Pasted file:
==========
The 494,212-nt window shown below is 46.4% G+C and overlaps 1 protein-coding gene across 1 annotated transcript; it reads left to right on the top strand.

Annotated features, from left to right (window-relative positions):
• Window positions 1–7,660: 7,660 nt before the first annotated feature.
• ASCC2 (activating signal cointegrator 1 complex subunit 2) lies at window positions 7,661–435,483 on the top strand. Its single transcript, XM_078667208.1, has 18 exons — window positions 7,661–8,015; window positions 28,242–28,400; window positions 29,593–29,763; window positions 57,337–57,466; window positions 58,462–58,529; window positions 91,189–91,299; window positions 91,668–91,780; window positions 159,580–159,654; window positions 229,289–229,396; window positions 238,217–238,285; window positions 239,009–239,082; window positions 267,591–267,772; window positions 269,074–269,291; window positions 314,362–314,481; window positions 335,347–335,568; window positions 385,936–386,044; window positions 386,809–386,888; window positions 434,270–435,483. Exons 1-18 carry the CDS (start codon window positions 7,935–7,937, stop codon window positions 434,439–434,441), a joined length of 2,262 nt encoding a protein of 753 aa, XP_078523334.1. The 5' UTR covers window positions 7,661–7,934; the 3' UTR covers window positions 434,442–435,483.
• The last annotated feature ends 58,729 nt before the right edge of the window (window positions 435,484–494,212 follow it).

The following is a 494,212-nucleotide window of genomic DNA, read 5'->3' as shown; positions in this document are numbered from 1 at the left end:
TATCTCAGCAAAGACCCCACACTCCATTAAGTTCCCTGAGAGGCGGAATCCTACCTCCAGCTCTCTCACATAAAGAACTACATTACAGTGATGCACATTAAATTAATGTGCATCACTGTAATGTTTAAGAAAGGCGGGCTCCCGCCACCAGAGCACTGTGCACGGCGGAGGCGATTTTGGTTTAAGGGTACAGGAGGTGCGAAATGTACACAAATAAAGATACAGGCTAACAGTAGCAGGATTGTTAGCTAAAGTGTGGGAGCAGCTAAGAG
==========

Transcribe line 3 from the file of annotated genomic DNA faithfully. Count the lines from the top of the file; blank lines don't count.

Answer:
• Window positions 1–7,660: 7,660 nt before the first annotated feature.